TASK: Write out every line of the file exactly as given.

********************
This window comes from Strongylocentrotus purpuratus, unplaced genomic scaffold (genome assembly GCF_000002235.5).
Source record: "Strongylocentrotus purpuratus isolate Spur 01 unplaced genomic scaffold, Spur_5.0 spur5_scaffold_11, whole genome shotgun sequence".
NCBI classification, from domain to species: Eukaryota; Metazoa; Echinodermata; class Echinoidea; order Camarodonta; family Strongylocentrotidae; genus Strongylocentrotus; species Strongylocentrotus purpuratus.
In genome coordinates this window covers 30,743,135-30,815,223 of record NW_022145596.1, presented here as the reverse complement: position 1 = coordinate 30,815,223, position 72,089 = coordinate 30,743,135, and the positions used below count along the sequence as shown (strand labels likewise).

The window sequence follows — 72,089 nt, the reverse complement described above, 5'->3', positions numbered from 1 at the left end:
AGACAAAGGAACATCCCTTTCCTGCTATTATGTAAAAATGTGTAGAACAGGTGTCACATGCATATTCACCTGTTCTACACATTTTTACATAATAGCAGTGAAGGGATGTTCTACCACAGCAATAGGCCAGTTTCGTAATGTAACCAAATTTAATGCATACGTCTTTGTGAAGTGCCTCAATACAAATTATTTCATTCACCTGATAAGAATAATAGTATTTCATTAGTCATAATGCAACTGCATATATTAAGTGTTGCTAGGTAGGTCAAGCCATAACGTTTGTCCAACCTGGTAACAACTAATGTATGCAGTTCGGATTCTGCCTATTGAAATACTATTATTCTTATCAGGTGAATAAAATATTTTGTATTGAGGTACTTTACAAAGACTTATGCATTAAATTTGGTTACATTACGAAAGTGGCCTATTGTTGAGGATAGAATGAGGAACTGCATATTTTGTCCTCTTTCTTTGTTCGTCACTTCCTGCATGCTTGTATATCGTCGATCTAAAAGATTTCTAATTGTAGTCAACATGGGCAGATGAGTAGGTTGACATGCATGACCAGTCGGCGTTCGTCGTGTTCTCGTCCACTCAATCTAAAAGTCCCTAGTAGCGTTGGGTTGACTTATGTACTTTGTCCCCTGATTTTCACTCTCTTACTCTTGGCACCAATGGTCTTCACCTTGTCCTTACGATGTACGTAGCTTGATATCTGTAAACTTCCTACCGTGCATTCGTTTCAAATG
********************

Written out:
This window comes from Strongylocentrotus purpuratus, unplaced genomic scaffold (genome assembly GCF_000002235.5).
Source record: "Strongylocentrotus purpuratus isolate Spur 01 unplaced genomic scaffold, Spur_5.0 spur5_scaffold_11, whole genome shotgun sequence".
NCBI classification, from domain to species: Eukaryota; Metazoa; Echinodermata; class Echinoidea; order Camarodonta; family Strongylocentrotidae; genus Strongylocentrotus; species Strongylocentrotus purpuratus.
In genome coordinates this window covers 30,743,135-30,815,223 of record NW_022145596.1, presented here as the reverse complement: position 1 = coordinate 30,815,223, position 72,089 = coordinate 30,743,135, and the positions used below count along the sequence as shown (strand labels likewise).

The window sequence follows — 72,089 nt, the reverse complement described above, 5'->3', positions numbered from 1 at the left end:
AGACAAAGGAACATCCCTTTCCTGCTATTATGTAAAAATGTGTAGAACAGGTGTCACATGCATATTCACCTGTTCTACACATTTTTACATAATAGCAGTGAAGGGATGTTCTACCACAGCAATAGGCCAGTTTCGTAATGTAACCAAATTTAATGCATACGTCTTTGTGAAGTGCCTCAATACAAATTATTTCATTCACCTGATAAGAATAATAGTATTTCATTAGTCATAATGCAACTGCATATATTAAGTGTTGCTAGGTAGGTCAAGCCATAACGTTTGTCCAACCTGGTAACAACTAATGTATGCAGTTCGGATTCTGCCTATTGAAATACTATTATTCTTATCAGGTGAATAAAATATTTTGTATTGAGGTACTTTACAAAGACTTATGCATTAAATTTGGTTACATTACGAAAGTGGCCTATTGTTGAGGATAGAATGAGGAACTGCATATTTTGTCCTCTTTCTTTGTTCGTCACTTCCTGCATGCTTGTATATCGTCGATCTAAAAGATTTCTAATTGTAGTCAACATGGGCAGATGAGTAGGTTGACATGCATGACCAGTCGGCGTTCGTCGTGTTCTCGTCCACTCAATCTAAAAGTCCCTAGTAGCGTTGGGTTGACTTATGTACTTTGTCCCCTGATTTTCACTCTCTTACTCTTGGCACCAATGGTCTTCACCTTGTCCTTACGATGTACGTAGCTTGATATCTGTAAACTTCCTACCGTGCATTCGTTTCAAATG